Images have a way of speaking so loudly. You can hold so many emotions and ideas in a photo, similar to a realistic painting. My interest in the medium started off as a hobby; a series of photo journaling which over time grew into editorials, campaigns, curated image series and now a photo book. Being self-taught I relied mostly on my eye and perspective.
You’ve said that you’re attracted to both old cinema and Afrofuturism, the influence of which is evident in your work. What do you find so inspiring about these styles?
Old cinema has a rawness and honesty to it that’s really beautiful, I am often in awe of the amount of detail that went into many of these productions. There was a beautiful synergy between the politics, literature and the history of that era that’s always so evident in old cinema.
Afrofuturism holds space for us dreamers who always look to the past (history), and the present, and hope to paint a future that’s uplifting, curious… a future that remembers and helps guide the next generation through imaginative art.
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You have gained notoriety through your work photographing Lagos’ queer scene. What do you hope to express through these portraits?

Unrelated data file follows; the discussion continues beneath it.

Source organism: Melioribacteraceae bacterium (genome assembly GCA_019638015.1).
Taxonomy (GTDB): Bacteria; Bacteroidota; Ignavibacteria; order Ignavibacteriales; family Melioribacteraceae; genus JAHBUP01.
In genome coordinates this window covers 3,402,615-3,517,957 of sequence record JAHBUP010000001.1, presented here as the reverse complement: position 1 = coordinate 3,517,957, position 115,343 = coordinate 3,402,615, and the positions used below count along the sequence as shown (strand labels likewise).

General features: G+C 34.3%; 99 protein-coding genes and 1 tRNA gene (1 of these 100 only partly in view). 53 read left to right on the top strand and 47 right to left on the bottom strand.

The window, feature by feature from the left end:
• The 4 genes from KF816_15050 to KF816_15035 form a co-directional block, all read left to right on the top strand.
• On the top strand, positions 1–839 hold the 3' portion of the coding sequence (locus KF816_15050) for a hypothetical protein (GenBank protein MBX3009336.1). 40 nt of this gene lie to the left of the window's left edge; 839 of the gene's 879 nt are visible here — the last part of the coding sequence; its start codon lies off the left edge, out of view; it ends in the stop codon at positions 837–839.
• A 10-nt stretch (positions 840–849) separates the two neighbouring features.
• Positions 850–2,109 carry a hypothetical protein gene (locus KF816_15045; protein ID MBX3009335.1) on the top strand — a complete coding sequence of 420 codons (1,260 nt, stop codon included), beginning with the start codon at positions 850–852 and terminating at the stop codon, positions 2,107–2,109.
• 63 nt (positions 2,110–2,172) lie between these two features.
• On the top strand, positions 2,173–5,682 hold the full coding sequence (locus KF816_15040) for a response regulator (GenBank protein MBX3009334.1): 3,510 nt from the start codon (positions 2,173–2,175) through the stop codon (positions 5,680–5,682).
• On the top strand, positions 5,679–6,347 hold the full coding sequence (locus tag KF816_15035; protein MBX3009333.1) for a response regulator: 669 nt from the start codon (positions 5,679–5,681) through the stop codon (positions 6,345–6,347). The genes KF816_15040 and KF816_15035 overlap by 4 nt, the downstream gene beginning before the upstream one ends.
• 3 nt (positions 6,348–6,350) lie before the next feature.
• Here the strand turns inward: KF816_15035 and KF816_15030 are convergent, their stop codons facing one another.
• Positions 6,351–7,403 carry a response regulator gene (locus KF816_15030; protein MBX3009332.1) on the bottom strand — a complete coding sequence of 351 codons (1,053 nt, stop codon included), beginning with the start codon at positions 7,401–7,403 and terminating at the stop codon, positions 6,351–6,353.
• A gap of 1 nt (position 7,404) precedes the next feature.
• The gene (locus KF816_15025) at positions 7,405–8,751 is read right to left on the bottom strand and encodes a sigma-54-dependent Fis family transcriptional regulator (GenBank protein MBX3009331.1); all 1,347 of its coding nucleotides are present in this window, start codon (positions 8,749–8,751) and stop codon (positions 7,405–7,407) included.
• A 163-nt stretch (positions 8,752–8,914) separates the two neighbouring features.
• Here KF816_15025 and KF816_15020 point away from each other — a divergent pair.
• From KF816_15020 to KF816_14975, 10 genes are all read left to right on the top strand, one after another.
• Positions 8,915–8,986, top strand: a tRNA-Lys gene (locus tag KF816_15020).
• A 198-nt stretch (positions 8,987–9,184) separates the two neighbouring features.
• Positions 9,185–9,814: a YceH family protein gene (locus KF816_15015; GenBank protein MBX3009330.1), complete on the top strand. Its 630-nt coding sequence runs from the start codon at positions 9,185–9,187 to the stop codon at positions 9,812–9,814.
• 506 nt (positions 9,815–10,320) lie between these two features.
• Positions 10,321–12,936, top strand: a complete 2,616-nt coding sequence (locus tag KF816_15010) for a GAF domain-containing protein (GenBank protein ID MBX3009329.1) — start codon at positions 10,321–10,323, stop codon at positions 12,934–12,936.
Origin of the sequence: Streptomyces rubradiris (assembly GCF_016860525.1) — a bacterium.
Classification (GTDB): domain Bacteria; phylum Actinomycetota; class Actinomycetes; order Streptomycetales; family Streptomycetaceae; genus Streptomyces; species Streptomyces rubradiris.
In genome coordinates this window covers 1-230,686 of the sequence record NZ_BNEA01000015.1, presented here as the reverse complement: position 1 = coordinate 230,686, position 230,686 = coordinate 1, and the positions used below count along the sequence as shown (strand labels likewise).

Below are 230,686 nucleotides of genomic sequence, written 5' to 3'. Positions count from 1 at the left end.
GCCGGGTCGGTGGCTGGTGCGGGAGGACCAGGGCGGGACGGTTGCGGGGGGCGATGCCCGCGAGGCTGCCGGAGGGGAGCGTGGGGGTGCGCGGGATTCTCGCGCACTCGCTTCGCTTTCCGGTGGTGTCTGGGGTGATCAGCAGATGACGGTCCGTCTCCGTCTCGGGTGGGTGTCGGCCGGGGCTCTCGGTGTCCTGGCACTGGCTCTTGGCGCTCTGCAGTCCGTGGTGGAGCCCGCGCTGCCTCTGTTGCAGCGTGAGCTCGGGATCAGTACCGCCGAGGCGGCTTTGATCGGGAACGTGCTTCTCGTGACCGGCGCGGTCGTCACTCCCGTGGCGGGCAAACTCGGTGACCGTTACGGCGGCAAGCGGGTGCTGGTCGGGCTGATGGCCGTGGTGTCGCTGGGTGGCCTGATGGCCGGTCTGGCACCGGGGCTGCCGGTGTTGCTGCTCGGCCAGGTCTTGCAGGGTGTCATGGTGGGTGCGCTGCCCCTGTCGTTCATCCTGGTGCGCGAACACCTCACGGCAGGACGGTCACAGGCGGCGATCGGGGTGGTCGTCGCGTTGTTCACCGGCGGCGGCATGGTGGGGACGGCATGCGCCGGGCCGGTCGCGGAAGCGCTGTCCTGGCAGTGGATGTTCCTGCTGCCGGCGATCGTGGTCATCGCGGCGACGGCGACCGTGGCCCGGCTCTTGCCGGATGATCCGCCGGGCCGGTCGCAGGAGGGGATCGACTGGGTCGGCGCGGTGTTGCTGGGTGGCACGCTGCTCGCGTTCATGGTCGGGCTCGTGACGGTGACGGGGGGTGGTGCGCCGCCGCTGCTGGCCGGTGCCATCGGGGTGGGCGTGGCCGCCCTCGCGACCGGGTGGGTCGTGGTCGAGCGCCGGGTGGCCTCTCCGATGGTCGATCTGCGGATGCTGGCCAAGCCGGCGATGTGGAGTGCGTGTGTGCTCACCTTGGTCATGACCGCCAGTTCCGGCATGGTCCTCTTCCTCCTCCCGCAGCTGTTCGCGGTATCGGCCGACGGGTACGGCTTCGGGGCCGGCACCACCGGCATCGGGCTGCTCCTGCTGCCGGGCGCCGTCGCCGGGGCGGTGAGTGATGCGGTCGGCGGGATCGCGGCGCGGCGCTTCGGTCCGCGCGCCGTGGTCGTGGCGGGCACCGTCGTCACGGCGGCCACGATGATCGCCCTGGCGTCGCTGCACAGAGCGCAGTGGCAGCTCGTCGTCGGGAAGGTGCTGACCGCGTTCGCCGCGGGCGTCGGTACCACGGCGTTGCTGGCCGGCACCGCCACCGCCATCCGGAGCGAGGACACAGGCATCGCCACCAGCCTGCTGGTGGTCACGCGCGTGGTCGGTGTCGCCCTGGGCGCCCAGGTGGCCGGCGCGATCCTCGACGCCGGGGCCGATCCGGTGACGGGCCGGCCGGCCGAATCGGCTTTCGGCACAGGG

Truths! Resilience! Strength!
Can you tell us a little bit more about Lagos’ queer community?
It's a beautiful community of friends and chosen families that are tired of living in the shadows but must navigate the perils of a country’s politics and religions that are all stacked up against you. Holding court behind closed doors to enjoy the company of friends – dancing, singing, conversations, tears, memories, love, heartache.
You also frequently work as a fashion photographer, producing editorials for many renowned magazines. What flare do you bring to your fashion work?
I think I bring my stories. There is a dreamlike element to my work I hope to communicate in my editorials.
“Images have a way of speaking so loudly. You can hold so many emotions and ideas in a photo, similar to a realistic painting.”
You initially entered the fashion industry as a writer and stylist. Are these practices you still partake in?